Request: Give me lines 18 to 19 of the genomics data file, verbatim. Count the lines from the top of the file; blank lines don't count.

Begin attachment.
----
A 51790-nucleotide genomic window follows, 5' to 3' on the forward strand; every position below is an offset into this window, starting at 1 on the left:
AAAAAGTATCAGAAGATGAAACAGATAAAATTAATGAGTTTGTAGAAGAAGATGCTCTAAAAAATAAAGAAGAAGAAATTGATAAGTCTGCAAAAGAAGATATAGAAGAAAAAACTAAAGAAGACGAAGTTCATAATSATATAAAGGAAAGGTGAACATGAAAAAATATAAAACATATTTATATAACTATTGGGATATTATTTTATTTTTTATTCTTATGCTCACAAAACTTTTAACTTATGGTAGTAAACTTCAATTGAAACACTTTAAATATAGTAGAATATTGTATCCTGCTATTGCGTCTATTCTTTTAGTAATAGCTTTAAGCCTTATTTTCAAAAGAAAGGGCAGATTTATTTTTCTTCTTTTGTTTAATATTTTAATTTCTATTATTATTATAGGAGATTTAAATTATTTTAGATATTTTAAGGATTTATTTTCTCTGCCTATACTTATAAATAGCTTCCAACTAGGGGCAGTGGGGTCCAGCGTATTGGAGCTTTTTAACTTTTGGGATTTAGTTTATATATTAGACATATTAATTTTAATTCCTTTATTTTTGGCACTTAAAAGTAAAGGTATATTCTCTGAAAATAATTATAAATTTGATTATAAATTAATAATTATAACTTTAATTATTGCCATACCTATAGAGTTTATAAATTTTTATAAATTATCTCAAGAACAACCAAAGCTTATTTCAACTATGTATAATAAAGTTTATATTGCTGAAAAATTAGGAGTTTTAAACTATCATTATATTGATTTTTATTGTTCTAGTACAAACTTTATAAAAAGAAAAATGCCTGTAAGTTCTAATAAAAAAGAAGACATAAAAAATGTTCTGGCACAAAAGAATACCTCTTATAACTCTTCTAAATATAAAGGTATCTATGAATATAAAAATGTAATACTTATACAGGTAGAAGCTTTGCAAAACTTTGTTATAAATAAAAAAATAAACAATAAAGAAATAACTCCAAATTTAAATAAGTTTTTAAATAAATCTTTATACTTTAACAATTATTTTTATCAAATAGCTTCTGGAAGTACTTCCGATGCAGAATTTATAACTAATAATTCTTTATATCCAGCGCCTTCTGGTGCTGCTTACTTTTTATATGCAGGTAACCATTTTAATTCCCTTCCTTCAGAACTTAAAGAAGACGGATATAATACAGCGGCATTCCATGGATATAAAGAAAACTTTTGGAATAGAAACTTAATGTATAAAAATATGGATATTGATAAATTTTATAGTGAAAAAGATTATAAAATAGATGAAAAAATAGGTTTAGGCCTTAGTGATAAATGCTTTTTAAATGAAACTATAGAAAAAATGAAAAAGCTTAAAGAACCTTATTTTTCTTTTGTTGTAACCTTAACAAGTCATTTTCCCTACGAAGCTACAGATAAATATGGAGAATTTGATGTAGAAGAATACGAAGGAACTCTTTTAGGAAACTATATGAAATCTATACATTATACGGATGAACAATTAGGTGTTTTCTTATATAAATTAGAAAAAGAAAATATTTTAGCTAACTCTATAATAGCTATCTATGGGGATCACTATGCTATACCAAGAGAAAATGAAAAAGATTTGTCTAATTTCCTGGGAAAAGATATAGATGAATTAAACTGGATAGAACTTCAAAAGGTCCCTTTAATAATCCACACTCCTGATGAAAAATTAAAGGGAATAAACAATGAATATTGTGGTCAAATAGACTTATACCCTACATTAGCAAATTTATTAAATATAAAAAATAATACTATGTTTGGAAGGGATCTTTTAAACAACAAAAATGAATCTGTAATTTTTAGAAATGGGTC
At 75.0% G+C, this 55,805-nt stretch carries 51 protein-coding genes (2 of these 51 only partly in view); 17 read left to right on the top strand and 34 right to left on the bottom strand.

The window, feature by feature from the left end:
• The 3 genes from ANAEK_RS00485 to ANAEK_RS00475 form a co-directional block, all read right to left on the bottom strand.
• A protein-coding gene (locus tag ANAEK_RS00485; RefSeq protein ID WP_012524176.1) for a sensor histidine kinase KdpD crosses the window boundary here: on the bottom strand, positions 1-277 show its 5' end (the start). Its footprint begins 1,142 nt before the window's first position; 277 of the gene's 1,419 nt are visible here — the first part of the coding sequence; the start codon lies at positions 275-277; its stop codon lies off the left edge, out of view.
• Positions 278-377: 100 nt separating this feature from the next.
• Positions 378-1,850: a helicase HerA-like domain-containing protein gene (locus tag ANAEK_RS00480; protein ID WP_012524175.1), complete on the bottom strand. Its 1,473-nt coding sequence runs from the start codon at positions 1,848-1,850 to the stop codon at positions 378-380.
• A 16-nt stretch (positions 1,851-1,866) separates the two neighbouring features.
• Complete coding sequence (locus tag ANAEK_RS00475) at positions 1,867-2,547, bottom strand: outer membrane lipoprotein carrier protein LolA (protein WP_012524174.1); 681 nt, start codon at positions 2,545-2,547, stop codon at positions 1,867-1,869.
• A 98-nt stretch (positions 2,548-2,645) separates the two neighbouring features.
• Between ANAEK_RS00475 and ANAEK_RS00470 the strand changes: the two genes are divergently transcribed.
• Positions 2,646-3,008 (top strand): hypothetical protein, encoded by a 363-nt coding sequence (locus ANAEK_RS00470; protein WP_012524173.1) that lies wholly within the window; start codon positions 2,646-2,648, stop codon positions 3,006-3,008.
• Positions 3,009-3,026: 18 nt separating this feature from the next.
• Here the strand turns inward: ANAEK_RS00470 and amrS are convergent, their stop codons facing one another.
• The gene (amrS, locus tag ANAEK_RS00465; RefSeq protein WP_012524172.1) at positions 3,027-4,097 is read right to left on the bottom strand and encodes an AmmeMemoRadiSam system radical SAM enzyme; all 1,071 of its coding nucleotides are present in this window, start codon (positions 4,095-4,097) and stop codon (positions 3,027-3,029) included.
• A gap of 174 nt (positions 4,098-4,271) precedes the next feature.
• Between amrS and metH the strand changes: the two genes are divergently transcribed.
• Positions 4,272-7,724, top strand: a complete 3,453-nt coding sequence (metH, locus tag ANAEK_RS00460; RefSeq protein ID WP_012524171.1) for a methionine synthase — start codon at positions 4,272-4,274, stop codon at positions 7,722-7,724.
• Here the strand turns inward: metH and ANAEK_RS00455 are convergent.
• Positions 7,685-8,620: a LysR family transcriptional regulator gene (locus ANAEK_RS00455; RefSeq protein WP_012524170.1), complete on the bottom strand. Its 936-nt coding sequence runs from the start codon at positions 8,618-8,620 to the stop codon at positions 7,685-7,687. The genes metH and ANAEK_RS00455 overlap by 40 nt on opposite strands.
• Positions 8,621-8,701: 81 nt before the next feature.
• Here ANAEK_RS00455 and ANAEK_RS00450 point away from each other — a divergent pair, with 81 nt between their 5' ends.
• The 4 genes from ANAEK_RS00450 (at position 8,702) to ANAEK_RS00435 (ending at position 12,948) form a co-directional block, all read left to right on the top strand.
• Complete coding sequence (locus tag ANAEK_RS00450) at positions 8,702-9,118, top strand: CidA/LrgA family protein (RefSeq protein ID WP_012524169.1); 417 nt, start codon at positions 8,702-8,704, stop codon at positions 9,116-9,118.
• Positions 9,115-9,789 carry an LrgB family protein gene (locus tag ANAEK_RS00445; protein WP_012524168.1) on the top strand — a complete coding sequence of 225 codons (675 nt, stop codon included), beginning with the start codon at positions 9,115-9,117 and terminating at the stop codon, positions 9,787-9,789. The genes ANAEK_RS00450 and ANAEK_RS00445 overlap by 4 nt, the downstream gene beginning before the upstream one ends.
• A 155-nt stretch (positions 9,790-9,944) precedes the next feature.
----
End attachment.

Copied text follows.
• Between amrS and metH the strand changes: the two genes are divergently transcribed.
• Positions 4,272-7,724, top strand: a complete 3,453-nt coding sequence (metH, locus tag ANAEK_RS00460; RefSeq protein ID WP_012524171.1) for a methionine synthase — start codon at positions 4,272-4,274, stop codon at positions 7,722-7,724.